Our Editors' Choice video conferencing service for general video conferencing is Cisco WebEx Meetings, and our Editors' Choice video conferencing service for webinars and presentations is ClickMeeting—both robust products that make video meetings (almost) fun for your staff.

Understanding Video Conferencing Price Tags

As with all software services, pricing and packages are an important consideration when it comes to video conferencing. The prices quoted and the product descriptions in this review roundup are typically for the lowest level of service per user per month. (For more pricing information, click through to the individual reviews.) All but one of the video conferencing services tested offers free trials (most are for 30 days) and many don't require a credit card on file. This means you don't have to worry about being charged automatically when the trial ends.

For example, join.me offers a free plan with limited features, which is good for small or even single-employee companies. Many services are scalable depending on the number of hosts and attendees you need. I recommend trying a few of our top-rated video conferencing services before committing to a particular one; try out some of the features to figure out what you really need and what's overkill.

Another major consideration is whether or not the service is priced to scale based on host or attendee. Those that are priced per host tend to do better for webinar-type environments while those priced per attendee tend to be more attractively priced for collaborative-style engagements where anyone could be a host. Microsoft Teams, for instance, is a sunk cost if you are already using Microsoft Office 365, so it is a very attractive option. However, if you routinely conduct webinars, then ClickMeeting, which is priced per host, is an excellent route to take.

Ease of Use and Collaboration

Once you have found packages in your price range, the most important consideration is ease of use. Obviously, if the user interface (UI) is difficult for you and your colleagues to navigate and use, then it's going to cause delays in meeting start times, which will frustrate everyone. For each review, we discuss the ease of signing up, creating a meeting, inviting participants, and setting up audio and video controls. We also look at the user experience (UX) from the meeting invitees' point of view, which can make or break a meeting.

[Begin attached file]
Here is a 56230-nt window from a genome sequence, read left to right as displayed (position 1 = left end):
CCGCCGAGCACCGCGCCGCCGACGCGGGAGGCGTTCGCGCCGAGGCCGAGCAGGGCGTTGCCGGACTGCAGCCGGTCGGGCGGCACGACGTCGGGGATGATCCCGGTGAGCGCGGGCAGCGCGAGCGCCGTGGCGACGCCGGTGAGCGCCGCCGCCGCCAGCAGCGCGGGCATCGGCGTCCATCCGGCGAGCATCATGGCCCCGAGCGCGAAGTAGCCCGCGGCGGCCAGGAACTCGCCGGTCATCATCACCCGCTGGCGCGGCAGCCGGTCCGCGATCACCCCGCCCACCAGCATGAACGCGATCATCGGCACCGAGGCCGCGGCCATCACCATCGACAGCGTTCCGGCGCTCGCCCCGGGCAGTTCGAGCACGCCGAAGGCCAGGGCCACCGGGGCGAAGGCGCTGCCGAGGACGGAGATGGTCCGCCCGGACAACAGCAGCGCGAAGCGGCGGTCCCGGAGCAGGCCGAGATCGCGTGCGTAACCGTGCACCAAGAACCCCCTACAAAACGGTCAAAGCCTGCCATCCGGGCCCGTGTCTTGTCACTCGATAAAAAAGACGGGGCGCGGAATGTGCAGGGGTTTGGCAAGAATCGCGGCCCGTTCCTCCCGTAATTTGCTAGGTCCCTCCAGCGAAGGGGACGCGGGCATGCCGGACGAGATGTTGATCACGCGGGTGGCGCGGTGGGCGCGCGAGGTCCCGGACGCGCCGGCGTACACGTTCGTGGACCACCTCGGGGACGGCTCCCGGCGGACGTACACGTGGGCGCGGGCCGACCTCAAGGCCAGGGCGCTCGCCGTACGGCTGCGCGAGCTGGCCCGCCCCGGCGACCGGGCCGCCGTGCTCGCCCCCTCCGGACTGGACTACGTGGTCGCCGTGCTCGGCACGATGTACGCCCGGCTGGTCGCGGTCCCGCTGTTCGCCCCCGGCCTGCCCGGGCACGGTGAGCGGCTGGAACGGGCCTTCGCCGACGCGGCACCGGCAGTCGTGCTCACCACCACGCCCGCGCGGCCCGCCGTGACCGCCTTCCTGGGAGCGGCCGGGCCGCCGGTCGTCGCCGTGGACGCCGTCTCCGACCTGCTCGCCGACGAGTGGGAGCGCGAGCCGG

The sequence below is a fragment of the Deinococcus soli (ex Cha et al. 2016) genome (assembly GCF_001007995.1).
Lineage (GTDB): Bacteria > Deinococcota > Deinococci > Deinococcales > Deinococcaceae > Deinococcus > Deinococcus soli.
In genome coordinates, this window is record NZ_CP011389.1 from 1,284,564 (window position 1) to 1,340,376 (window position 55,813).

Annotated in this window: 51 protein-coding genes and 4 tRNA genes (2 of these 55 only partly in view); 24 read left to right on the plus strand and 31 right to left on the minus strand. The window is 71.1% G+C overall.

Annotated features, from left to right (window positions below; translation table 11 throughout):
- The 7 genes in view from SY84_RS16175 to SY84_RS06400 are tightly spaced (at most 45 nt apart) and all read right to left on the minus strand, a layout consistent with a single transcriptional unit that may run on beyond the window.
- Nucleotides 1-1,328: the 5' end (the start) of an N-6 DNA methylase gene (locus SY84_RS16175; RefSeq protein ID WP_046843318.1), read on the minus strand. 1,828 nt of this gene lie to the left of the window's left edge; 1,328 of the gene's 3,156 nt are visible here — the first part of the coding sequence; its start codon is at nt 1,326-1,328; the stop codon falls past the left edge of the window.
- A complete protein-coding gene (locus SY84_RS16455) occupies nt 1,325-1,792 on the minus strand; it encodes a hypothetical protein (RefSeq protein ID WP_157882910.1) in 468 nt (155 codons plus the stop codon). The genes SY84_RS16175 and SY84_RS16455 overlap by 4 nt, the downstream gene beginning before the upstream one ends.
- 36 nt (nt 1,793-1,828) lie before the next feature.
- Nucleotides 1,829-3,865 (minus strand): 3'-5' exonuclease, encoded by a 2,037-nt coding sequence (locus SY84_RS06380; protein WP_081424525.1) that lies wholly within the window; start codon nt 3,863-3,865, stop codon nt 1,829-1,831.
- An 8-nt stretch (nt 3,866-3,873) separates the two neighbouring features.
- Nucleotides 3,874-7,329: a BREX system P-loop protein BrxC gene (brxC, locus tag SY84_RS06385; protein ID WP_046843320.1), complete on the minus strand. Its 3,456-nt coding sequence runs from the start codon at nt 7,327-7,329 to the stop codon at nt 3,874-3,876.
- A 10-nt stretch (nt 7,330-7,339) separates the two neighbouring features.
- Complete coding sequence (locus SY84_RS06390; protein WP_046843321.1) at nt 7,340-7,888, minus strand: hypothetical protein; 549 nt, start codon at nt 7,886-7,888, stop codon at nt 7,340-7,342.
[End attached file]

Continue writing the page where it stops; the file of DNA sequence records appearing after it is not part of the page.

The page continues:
We test each service's prominent features, but it's up to you to decide whether or not you need dial-in numbers, VoIP support, or both options for your audio, and whether or not you need video calls in addition to screen sharing. Some services offer both teleconferencing with dial-in numbers (local or toll-free) and VoIP calling, while some offer just one or the other. A few offer international dial-in numbers. All of the products reviewed offer video calls via webcam.

In all of these reviews, we hosted and joined meetings to test the experience of both registered and non-registered users. We made sure to outline how easy is to join a meeting, including whether or not a participant needs to download software before joining an online meeting (which could cause a delay). In this case, it's important to communicate with employees about hardware compatibility and preferred browser. Other services simply require that attendees enter a code to access the meeting.

Our reviews also cover the host's admin features. The best services let you set up different types of meetings, such as a lecture-style meeting in which all participants are muted, or a discussion or Q&A mode in which presenters can mute and unmute participants as needed or let all participants speak. If you have ever been distracted by the sound of someone typing or a barking dog in the background, then you'll appreciate these controls. Other options include enabling and disabling webcams, locking latecomers out of a meeting, creating a waiting room while preparing for the meeting, and allowing break-out sessions.